Washed Out: Youthful Endeavor

Music Features
Share Tweet Submit Pin

Washed Out’s Ernest Greene admits that as a child, he was a bit of an involuntary recluse. He recounts how growing up in Perry, Ga., he was forced to entertain himself due to geographical isolation.

“I lived in a neighborhood where there weren’t many kids,” Greene recalls, his words marked with a Southern lilt. “I had a couple sisters, but I was very much a loner. Whatever film I had seen that day or that week, I would completely find myself in that world.”

That ability to lose himself in an idea has served the Athens, Ga.-based musician well. After touring for over two years behind the release of his debut full-length Within and Without, he found himself disenchanted with the album’s icy, after-hours synths and detached bedroom pop. Decamping to his bedroom workspace to write (and eventually joining up with producer Ben Allen in his professionally outfitted studio), Greene started the process of expanding his palette, adding a series of more organic elements to the mix. The ingredients are ordinary—among them, live drums, acoustic guitars and field recordings of birds and friends laughing at a New Years’ Eve party. But the gestalt is unexpected: for the first time, dappled sunlit patches of reggae and orchestral pop peek through his downbeat cinematic soundscapes.

Greene doesn’t balk when the adjectives “fantastical” or “otherworldly” are used to describe his new direction. Naming his sophomore full-length Paracosm (a term coined by BBC researcher Robert Silvey meaning “a detailed imaginary world”), Greene says his goal was to create a piece of art that took listeners outside of the realm of everyday life.

“I felt like I was building this world brick by brick with each layer of instrumentation I was doing,” he says. “I could see it growing in some ways. I feel like most writers feel the same way. You’re almost living inside of this magic world that you’re building… I always had the Alice in Wonderland story in my head. Alice falls down the rabbit hole. All of a sudden she opens her eyes and she’s in this fantastical new place. That’s what I was hoping to cure the listener of.”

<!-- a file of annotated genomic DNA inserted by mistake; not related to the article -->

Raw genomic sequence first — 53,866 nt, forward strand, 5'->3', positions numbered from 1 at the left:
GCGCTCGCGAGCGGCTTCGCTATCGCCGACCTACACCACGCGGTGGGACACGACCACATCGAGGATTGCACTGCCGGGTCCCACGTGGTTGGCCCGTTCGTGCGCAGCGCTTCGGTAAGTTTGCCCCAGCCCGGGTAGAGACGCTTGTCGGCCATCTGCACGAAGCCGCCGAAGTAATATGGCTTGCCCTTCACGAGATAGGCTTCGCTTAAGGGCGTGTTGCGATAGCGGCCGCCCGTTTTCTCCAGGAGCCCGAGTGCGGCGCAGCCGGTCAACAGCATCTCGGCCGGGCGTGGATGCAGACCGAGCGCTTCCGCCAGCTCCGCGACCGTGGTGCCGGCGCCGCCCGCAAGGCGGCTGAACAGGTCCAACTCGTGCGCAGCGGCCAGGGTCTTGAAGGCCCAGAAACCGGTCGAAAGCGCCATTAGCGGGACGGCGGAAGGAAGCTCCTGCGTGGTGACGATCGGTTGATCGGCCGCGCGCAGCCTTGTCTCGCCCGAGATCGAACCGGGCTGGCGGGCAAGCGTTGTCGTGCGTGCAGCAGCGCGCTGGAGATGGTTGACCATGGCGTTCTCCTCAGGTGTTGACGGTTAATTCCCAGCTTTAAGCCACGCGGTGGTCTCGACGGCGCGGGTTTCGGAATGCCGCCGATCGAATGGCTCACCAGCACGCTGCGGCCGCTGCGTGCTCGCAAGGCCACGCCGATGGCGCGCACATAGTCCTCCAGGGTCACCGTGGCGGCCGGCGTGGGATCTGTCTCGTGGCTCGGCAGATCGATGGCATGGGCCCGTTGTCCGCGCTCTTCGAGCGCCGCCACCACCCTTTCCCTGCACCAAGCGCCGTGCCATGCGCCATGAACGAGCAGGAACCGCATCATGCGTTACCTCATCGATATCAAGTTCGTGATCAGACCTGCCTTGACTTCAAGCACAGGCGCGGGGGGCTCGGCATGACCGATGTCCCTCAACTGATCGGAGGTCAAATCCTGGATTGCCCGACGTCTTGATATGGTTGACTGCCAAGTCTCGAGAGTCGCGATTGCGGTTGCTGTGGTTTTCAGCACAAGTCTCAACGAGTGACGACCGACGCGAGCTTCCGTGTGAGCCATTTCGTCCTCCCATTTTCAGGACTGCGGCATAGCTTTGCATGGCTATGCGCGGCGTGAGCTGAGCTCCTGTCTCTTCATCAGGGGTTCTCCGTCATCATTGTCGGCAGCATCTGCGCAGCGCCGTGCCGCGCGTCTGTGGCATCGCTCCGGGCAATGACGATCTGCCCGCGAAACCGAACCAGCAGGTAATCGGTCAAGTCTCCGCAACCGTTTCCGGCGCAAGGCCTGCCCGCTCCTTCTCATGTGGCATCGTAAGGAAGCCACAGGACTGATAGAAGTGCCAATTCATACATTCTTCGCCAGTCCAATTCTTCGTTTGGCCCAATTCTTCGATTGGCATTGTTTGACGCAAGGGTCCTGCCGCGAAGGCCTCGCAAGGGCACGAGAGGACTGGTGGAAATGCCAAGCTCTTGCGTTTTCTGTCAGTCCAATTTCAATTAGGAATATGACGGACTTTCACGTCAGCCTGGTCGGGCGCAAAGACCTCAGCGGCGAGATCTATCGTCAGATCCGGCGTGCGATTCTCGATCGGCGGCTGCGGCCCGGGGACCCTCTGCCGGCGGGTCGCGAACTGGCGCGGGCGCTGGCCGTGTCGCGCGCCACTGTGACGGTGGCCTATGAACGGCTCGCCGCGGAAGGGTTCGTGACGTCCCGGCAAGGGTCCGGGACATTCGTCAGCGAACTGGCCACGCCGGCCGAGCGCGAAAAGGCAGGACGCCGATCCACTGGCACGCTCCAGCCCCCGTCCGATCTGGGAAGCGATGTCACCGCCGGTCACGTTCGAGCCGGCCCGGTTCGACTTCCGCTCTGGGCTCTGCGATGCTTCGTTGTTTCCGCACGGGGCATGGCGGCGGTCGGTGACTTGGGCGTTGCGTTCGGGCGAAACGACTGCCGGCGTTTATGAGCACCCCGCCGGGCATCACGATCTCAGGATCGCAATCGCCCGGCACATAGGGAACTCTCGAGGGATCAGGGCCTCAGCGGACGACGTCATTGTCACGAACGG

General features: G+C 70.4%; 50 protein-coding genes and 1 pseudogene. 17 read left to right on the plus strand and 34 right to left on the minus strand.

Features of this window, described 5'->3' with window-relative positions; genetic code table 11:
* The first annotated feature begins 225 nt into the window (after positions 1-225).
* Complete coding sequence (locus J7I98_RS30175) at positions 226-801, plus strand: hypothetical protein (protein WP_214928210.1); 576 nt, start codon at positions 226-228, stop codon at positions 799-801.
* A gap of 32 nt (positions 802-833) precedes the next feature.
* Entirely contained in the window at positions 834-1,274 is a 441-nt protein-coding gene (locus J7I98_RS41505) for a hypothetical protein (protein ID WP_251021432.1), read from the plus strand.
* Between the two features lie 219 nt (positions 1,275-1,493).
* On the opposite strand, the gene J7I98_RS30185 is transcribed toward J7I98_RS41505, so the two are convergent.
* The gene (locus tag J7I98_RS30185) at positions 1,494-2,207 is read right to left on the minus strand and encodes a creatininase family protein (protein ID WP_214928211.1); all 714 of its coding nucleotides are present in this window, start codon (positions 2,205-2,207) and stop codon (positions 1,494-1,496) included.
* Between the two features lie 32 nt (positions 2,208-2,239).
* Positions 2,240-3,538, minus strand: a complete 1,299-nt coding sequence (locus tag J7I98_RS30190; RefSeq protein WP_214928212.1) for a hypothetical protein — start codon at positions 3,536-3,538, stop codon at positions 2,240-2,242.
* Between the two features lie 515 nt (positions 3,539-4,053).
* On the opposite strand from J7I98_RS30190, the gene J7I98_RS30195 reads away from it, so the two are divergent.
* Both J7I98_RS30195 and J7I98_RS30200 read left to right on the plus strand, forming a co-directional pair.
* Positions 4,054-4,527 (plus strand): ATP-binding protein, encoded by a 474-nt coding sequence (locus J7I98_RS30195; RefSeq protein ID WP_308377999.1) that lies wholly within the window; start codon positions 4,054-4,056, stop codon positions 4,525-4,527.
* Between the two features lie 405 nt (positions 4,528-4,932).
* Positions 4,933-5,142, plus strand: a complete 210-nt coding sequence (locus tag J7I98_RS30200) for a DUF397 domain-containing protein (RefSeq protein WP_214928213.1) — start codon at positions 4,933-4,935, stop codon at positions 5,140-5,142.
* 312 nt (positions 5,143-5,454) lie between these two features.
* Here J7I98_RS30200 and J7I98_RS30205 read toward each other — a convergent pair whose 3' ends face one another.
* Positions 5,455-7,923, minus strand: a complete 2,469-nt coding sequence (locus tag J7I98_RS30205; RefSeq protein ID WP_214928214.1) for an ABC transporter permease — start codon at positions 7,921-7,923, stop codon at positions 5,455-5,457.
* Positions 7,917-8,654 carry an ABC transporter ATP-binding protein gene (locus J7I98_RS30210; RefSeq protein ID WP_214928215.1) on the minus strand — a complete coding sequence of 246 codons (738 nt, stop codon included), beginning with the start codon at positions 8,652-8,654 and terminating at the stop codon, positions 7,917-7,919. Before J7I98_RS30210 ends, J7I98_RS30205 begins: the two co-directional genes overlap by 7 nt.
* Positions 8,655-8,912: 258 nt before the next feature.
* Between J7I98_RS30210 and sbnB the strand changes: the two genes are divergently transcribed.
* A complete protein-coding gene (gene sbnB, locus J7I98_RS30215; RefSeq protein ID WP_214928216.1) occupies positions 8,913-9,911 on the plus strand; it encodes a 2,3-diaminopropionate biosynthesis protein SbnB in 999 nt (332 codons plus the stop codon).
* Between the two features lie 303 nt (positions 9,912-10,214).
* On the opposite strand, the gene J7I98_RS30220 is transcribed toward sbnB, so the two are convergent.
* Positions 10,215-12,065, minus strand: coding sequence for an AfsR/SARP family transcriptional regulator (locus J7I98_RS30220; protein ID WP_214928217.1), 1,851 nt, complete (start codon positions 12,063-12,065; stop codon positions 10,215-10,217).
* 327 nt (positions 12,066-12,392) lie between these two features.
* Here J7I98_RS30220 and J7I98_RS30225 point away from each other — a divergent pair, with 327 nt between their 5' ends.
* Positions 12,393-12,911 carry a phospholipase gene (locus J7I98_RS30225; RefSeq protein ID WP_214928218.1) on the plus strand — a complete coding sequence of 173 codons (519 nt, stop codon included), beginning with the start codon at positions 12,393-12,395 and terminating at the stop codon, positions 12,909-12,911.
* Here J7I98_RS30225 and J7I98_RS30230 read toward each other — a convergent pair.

Despite referencing the Lewis Carroll classic, he dismisses the idea that his imagined world is too far off from reality. (Some have suggested Lord of the Rings as a touch point, which he politely demurs.) For Greene, what he’s most interested in is a universe not completely unlike his own…only better. Some might call it escapism—but Greene isn’t interested in that idea in the traditional sense of the term.

“I feel like a lot of people’s definition of escapism implies that it’s a bad thing, that it means you’re running away from reality,” he says. “I don’t feel like that’s the case at all. At least not for me. I’m living out what I love to do. It’s not like my everyday life is super depressing or anything. I just think the imagination is a very beautiful thing. Endless possibilities. I’m really inspired by that. That’s what escapism is for me, it’s like daydream. Following your own fantasy.”

It’s a narrative, Greene contends, that has always been in the forefront of his work. Even when inviting Chairlift’s Caroline Polachek for some heavy breathing on Within and Without track “You and I,” or selecting cover art featuring the faded, dream-like image of a woman swimming in the ocean on his Life of Leisure EP, there’s a sense of childlike idealism.

“Washed Out has always had some of these themes in place,” says Greene, confirming the observation. “It’s just been a little bit more naïve. In some ways, I just naturally tend to write those types of melodies. They’re bittersweet and nostalgic.”

Greene says that despite following his muse, he felt anxious about releasing the album’s first single (the percussion-heavy “Don’t Give Up”). Paracosm, he reasons, may come as a surprise to many listeners—particularly after Within and Without, where his use of electronics and buried vocals marked him as one of the forerunners of the now flagging chillwave subgenre.

“I don’t know if this record is for everyone,” he says, sheepishly. “It takes an open mind. Maybe it takes a more childish innocence to soak some of these ideas in. I feel like sonically there are a lot of sounds on the record that I don’t think I was being super hip or urban or anything like that. In some ways, building this record, it was almost like I was dealing with the logic, and making a decision purely based on what should happen in the world of this record. It was less about what makes sense for a Washed Out record.”

Despite a string of modest first-record successes, including signing to Sub Pop, being featured on both the Adult Swim Singles Program and the television show Portlandia, the shift was a gamble Greene made with his audience in mind—although not necessarily in the name of serving their expectations.

“I was really bored with the way I made the last record,” he says empathically. “With a five-piece band, there’s naturally going to be imperfections in sound. This record, there’s a lot more performances happening. There is stuff being slightly in and out of tune or in and out of time. More like a real performance.”

Now though, on the eve of Paracosm’s release, Greene is feeling positive about the fruits of his labor. Regardless of the baggage that often comes with a sophomore album, he has made exactly what he set out to create: a transportive and all-together joyful song cycle.

“I try to be as optimistic as I can,” he says. “I feel like that’s the beautiful thing about art and music. It can take you places, and they can be a positive influence. A very soothing influence. Honestly, I feel like there’s enough pain and terrible things that happen in life. That’s beautiful thing in art, you can really idealize things. It’s very hard to find perfection in your life. But in the art world you can do that.”